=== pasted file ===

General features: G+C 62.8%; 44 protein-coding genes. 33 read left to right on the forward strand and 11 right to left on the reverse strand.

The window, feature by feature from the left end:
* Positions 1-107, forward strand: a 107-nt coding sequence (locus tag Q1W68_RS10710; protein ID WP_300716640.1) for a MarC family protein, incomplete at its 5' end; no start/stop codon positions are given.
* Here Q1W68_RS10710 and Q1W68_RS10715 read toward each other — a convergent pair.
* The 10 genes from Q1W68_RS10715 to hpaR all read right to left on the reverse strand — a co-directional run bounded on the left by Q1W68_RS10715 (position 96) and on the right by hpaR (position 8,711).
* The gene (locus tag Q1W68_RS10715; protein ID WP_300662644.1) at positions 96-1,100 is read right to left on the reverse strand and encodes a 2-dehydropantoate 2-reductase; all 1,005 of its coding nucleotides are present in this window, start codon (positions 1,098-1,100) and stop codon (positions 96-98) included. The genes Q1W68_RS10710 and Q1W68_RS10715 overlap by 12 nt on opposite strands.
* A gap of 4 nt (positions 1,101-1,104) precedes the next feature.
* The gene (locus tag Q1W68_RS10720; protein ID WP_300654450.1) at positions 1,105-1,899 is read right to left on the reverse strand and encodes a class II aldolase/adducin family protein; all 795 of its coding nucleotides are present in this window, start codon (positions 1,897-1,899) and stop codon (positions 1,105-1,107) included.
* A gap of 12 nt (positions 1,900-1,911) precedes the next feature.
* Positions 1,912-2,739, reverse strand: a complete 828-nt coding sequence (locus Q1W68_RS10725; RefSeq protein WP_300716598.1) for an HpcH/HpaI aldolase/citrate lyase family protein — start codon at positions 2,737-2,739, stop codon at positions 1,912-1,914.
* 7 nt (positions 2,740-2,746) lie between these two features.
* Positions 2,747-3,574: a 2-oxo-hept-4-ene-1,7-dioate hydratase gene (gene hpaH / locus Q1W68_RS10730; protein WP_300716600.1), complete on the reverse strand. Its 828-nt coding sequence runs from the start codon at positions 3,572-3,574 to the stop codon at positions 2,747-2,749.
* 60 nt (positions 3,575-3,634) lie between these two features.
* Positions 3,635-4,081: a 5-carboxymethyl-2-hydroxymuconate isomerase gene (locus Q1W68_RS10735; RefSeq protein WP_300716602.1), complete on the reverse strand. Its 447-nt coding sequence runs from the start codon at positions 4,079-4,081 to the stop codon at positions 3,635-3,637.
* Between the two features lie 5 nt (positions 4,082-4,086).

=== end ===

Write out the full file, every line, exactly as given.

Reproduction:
General features: G+C 62.8%; 44 protein-coding genes. 33 read left to right on the forward strand and 11 right to left on the reverse strand.

The window, feature by feature from the left end:
* Positions 1-107, forward strand: a 107-nt coding sequence (locus tag Q1W68_RS10710; protein ID WP_300716640.1) for a MarC family protein, incomplete at its 5' end; no start/stop codon positions are given.
* Here Q1W68_RS10710 and Q1W68_RS10715 read toward each other — a convergent pair.
* The 10 genes from Q1W68_RS10715 to hpaR all read right to left on the reverse strand — a co-directional run bounded on the left by Q1W68_RS10715 (position 96) and on the right by hpaR (position 8,711).
* The gene (locus tag Q1W68_RS10715; protein ID WP_300662644.1) at positions 96-1,100 is read right to left on the reverse strand and encodes a 2-dehydropantoate 2-reductase; all 1,005 of its coding nucleotides are present in this window, start codon (positions 1,098-1,100) and stop codon (positions 96-98) included. The genes Q1W68_RS10710 and Q1W68_RS10715 overlap by 12 nt on opposite strands.
* A gap of 4 nt (positions 1,101-1,104) precedes the next feature.
* The gene (locus tag Q1W68_RS10720; protein ID WP_300654450.1) at positions 1,105-1,899 is read right to left on the reverse strand and encodes a class II aldolase/adducin family protein; all 795 of its coding nucleotides are present in this window, start codon (positions 1,897-1,899) and stop codon (positions 1,105-1,107) included.
* A gap of 12 nt (positions 1,900-1,911) precedes the next feature.
* Positions 1,912-2,739, reverse strand: a complete 828-nt coding sequence (locus Q1W68_RS10725; RefSeq protein WP_300716598.1) for an HpcH/HpaI aldolase/citrate lyase family protein — start codon at positions 2,737-2,739, stop codon at positions 1,912-1,914.
* 7 nt (positions 2,740-2,746) lie between these two features.
* Positions 2,747-3,574: a 2-oxo-hept-4-ene-1,7-dioate hydratase gene (gene hpaH / locus Q1W68_RS10730; protein WP_300716600.1), complete on the reverse strand. Its 828-nt coding sequence runs from the start codon at positions 3,572-3,574 to the stop codon at positions 2,747-2,749.
* 60 nt (positions 3,575-3,634) lie between these two features.
* Positions 3,635-4,081: a 5-carboxymethyl-2-hydroxymuconate isomerase gene (locus Q1W68_RS10735; RefSeq protein WP_300716602.1), complete on the reverse strand. Its 447-nt coding sequence runs from the start codon at positions 4,079-4,081 to the stop codon at positions 3,635-3,637.
* Between the two features lie 5 nt (positions 4,082-4,086).